Since I've caught myself saying the same thing to a few of my clients this week, I thought I would just put it in writing for the world to "hear".
Why do my clients (aka dogs) often behave better for me than for their owners? Simply because I do not take it personally if they misbehave - I don't have to worry about admitting ownership for a crazy dog. If one of my dog clients barks at something or someone, I can simply say, "Sorry, it's not my dog. I'm working on it with him though." If one of my dog clients growls at another dog, I can reply by saying, "Oops. Guess he doesn't like your dog. Maybe she should have brushed her teeth today."
My point is this: when your dog misbehaves you should definitely reprimand him for it, but you do not need to go overboard to prove to everyone that you do not condone his behavior, and you do not need to apologize excessively. When you apologize you use a weak tone that reinforces for your dog that he was correct to be on guard because you felt weak. If you respond in a relaxed way you exude a confidence that will help properly reassure an axious dog or remind your dominant dog that you are always in control - keep it fun...it's okay to make jokes like "Guess I should take their second date off our calendar?". If you can get everyone laughing, the tension will quickly subside and all dogs and owners will immediately feel more at ease.
If your dog's behavior is so bad that you're embarrassed to walk down the street, then let me take your dog for a walk. I guarantee that after consistent walks with me, your dog will modify his behavior and you will gain more confidence to walk your own dog. Don't take my word for it though, click here to check out what one of my clients wrote on Yelp :-)
In the spirit of last week's Kentucky Derby, I thought I would impart some of my horse training knowledge as I feel it applies to dogs. Very often people on the street comment on how Gatsby reminds them of a racehorse, and today on our walk someone commented, "your dog looks like a very powerful thoroughbred." Of course that flatters me since I admittedly do treat Gatsby more like a horse than a dog sometimes.
For example, most dog handlers lead dogs from the right side (dog on the left of the handler), but I typically walk Gatsby from the left side (Gatsby on my right side) - this is the side from which you lead a horse. I "click" and "kiss" to Gatsby on our runs to ask for a change in gait - kiss equals canter and click equals trot. When I walk Gatsby with his head collar, instead of keeping the leash in between us, I actually have it lay across his back so it turns his head away from me instead of toward me - in horse training this is similar to riding with the outside or indirect rein.
One horse training method that is shared by most disciplines of riding is commonly referred to as "join up" (made popular by Monty Roberts aka the horse whisperer), and I realized today that this is actually the theory that has helped me train Gatsby to ignore distractions and focus on me even when he is off leash at the park. The general idea behind "join up" is that you create a bond / relationship with the horse that makes them want to follow you wherever you go, makes it possible to lead your horse without being physically attached or encourages them to come galloping to the gate to greet you. I won't go into all the details as I'm sure you can find plenty of information via a quick Google search.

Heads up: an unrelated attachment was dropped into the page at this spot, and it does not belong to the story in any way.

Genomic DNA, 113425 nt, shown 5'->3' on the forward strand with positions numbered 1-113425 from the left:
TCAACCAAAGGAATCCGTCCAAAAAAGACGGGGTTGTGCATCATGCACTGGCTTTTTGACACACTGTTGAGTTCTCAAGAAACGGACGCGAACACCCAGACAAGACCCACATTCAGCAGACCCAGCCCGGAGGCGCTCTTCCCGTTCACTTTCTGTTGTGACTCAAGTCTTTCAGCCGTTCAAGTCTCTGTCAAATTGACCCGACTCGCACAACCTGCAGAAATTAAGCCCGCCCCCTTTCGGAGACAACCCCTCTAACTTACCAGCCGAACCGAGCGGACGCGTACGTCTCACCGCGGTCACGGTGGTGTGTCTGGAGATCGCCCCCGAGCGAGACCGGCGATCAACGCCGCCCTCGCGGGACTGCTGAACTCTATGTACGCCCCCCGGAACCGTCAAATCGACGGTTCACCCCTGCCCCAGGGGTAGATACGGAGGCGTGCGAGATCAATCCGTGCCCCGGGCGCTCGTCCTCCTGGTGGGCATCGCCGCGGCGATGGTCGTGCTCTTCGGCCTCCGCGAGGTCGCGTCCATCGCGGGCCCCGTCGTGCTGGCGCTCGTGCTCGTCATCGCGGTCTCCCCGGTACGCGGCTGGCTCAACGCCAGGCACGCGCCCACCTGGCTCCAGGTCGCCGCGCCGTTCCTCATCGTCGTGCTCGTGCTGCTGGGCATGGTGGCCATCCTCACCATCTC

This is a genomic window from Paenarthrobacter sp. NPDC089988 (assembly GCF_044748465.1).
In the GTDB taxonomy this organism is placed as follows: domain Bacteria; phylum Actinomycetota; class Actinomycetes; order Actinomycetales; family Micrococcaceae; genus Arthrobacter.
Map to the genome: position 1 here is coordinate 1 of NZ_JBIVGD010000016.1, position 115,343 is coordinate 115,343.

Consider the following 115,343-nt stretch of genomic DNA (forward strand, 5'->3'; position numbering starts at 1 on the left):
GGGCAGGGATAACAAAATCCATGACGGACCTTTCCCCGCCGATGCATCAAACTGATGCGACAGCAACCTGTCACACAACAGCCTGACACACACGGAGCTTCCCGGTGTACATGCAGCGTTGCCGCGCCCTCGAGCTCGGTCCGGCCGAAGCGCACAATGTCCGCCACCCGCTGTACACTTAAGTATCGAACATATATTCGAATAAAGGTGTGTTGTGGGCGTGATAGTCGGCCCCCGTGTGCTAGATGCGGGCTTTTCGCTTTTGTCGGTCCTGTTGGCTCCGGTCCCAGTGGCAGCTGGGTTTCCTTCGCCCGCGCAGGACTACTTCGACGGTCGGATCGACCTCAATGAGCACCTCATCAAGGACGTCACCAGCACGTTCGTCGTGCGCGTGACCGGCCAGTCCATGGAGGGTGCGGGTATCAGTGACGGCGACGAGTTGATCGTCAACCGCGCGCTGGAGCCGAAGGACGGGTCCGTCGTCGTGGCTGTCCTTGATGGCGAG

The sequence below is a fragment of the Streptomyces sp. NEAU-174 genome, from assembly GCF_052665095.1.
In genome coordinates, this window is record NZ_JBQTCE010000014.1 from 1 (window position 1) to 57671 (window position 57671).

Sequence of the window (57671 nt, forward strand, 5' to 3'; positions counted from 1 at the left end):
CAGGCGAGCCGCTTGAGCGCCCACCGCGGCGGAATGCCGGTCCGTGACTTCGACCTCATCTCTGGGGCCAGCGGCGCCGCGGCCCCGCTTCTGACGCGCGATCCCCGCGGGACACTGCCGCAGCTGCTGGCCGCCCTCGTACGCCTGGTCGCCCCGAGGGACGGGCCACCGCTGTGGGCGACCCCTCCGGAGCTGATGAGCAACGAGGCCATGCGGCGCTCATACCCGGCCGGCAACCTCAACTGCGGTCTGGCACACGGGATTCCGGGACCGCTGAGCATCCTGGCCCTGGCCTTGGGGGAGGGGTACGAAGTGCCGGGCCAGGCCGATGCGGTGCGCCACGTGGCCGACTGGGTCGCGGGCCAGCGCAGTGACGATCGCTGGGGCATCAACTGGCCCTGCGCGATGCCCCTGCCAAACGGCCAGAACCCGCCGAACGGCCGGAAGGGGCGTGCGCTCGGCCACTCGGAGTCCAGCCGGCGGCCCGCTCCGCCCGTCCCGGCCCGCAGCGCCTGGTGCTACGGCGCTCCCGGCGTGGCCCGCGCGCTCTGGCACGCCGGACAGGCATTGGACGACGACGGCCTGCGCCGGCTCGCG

How does this apply to your dog and relate to the title of this blog? Gatsby and I play a game at the park, on the beach and other places where there are plenty of distractions. I place Gatsby in a "sit" "wait" (my version of stay), and then I proceed to walk away from Gatsby repeating "wait" over my shoulder every few yards. People in the area are always amazed at how well Gatsby remains seated and focused on me regardless of how far away I get or how many distractions are around him. Gatsby will hold this position until I give his release command, "ok," and then he comes sprinting like a racehorse out of the starting gate to catch me. Sometimes I get as far as 100 yards away before I release him, and all that time he sits poised and focused on waiting to be invited to come greet me.
We have turned this into a fun game and because I have always rewarded Gatsby with tons of praise, rubs and occasional treats, he gets excited to come "fetch" me. In this game we have replaced the stick or the ball with yours truly, and it's quite a strong testament to the bond Gatsby and I have formed. This bond also allows me to maintain Gatsby's attention on leash when I need him to heel or ignore something that I know is very tempting to him.
Build the bond with your dog by making visits to the park fun, and keep your attention on your dog when you go for a walk; I promise that your dog will reward you with greater focus and attention to your requests. Start by:
- Turning off your cell phone and interacting with your dog instead.
- Playing hide and seek.
- Climbing a tree to see if your dog will wait at the bottom for you.
- Racing your dog from one end of the park to the next.
- Changing your pace on a walk: run for a couple yards and then come back to a walk
Always keep it fun and give your dog plenty of reasons to watch you!
Growing up in the country in Pennsylvania gave me tons of experience with animals from a very early age. I later pursued a career in horseback riding and also have experience as a veterinary technician. I have a strong passion for animals and have an uncanny ability to connect with all sorts of furry friends.